Saturday, November 27, 2010

"People are unreasonable, illogical, and self-centered. Love them anyway. If you do good, people may accuse you of selfish motives. Do good anyway. If you are successful, you may win false friends and true enemies. Succeed anyway. The good you do today may be forgotten tomorrow. Do good anyway. Honesty and transparency make you vulnerable. Be honest and transparent anyway. What you spend years building may be destroyed overnight. Build anyway. People who really want help may attack you if you help them. Help them anyway. Give the world the best you have and you may get hurt. Give the world your best anyway."
- Mother Teresa

























Wednesday, November 17, 2010

No Goodbyes

Signed conversation

Rhoda: You are going to America?

Me: Yes in month 1( January) I will go to America,

Rhoda: What color is the plane?

Me: White, why?

Rhoda: So I will see you in the sky.

I watch as they tumble on each other, cartwheels, flips, and high kicks--their laughs, I want to always remember. I enter the compound to 20 little hands, wanting to assist with my things, I want to always remember these hands. I leave my house every morning, and walk toward the school, I am greeted with "good morning teacher" and 97 little smiles, I always want to remember these smiles.

These past few weeks have been full of different events. I had some newbies stay with me for one week and shadow my work, and I even made them teach a bit, and they did great, I am sure they'll make lovely Volunteers. I was also fortunate that their visit coincided with a “field day/ life skills day” that I had planned for the kids, so the newbie’s and another Health Volunteer were extra wranglers for the day.

I wanted to do something nice for my kids before they left; I considered re-painting the dinning hall a source of ire, as of recently; but I decided to go with my strengths, which is not art, but rather playing! The day started with face paint, sack race, three-legged race, and football tournament. In the afternoon we played Frisbee, and had a water balloon toss, which my kids have never seen before! Needless to say it was very entertaining, and the kids had a blast. We finished the evening with arts ( all the kids made pipe cleaner glasses--adorable) and crafts and some HIV/AIDS games.

It was great to see the kids having so much fun, and to see the newbie’s and the Volunteer fall in love with my kids! They really are the cutest kids, ever. I was proud to see everything fall into place, and mostly to see my smiling kids and hearing their squeals of delight. I would update adorable pictures, but my flash drive was destroyed, so no pictures until I return home I suppose.

I guess with 1 week and half left; I should be introspective about my experience but I won’t; not right now. I am doing everything the same as I always do at site, refusing to let the ticking clock distract me. Perhaps I am just in denial that the fact that my whole world for the past two years is coming to a close, or that I fear I will leave the best part of me in this little village, in this little school, in these 97 little people. No, for now I will sit on my stoop let the kids crowd around until dinner, and I will remain seated, without a care, in admiration. Goodbyes; not now.

I will head out at the end of this month to Mombasa to finish up a project; a video about HIV/AIDS counseling and testing. Then I will attend a farewell weekend with fellow Peace Corps Volunteers in my group, and make my way to Nairobi, where I officially “close my service”. After that I’ll make my way to Lake Turkana in the most remote part of the country, Northern Kenya. I will then fly to Ethiopia for a 10-day trip with one of my favorite people in the world! I will spend Christmas with some hostel buddies, and Boxing Day with my Kenyan Mama in Embu. Afterwards I will head out to the massive Mount Kenya; the mountain the country is named after; and the mountain I have stared at for two years. I will ring in the New Year 17,000 ft above sea level, staring out onto the land I have called home for two years. Then I will make my way back to Embu and spend a few quite days with my Kenyan Mama and visit my school-for the last time. I’ll fly to Egypt for a quick trip to the pyramids, and eventually to the U.K. for a week with old friends. Finally, after being away for over two years, I will fly to the United States. Inshalla.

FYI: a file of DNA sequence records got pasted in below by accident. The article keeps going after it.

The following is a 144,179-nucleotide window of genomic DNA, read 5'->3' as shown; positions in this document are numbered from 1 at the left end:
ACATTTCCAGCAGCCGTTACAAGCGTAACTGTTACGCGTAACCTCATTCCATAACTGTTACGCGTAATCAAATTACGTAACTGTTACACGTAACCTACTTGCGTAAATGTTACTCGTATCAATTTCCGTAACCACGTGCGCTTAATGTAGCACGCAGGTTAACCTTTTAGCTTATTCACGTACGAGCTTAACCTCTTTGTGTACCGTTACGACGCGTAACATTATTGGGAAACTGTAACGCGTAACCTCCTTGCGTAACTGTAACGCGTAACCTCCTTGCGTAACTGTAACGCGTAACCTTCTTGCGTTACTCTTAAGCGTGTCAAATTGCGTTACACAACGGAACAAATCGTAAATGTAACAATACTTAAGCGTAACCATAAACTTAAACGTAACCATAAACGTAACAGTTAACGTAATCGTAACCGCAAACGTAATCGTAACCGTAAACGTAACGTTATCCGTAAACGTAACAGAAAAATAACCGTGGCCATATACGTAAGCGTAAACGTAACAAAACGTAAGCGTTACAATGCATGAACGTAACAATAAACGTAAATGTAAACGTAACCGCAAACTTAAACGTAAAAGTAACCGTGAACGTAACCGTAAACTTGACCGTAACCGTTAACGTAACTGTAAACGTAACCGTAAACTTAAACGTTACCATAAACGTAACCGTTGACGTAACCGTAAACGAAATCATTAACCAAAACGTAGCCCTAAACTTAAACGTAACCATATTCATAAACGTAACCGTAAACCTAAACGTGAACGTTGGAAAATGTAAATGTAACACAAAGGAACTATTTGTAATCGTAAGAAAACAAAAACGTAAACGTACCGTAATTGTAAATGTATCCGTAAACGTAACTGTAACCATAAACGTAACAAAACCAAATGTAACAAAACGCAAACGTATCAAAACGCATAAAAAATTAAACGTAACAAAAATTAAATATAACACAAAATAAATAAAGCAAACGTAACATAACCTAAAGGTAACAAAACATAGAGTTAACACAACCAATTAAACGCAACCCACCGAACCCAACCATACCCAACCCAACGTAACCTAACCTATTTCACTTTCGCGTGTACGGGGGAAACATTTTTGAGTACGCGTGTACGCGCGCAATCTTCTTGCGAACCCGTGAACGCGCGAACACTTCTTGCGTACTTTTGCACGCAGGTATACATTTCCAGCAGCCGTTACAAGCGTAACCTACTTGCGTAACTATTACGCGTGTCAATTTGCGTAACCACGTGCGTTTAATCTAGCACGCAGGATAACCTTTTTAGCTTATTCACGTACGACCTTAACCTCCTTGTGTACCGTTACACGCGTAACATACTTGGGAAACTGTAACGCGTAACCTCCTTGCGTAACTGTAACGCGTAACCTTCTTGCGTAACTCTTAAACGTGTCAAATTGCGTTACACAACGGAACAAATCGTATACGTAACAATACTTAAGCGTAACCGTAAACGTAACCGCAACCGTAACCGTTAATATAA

No goodbye for now, let the adventure begin.

Wednesday, October 27, 2010

Success


These past few months have turned to weeks, and days—it hard to comprehend rational of time. Peace Corps is ephemeral by nature; two years is what you have, and as you experience highs, it is a ticking time bomb—a set of amount of time to accomplish something. During your lows, it is a sentence—a fixed time to when you can be “home” again. Yet they co-exist, somehow, to my vexation.

Mid-term exams were taken and all the students anxiously awaited the results; to their surprise, so did I. I have worked with my class 8 for 2 years now, in social studies—the most despised subject in the school. Every year the results from exam show that social studies always have the lowest average of all subjects. For students who struggle with English, social studies can be very—wordy. I didn’t know all this when I first began teaching 2 years ago, in fact I had no idea that the class I was taking on currently had a failing class average in the subject, I just knew my best subject was always social studies and history, so I eagerly choose this class.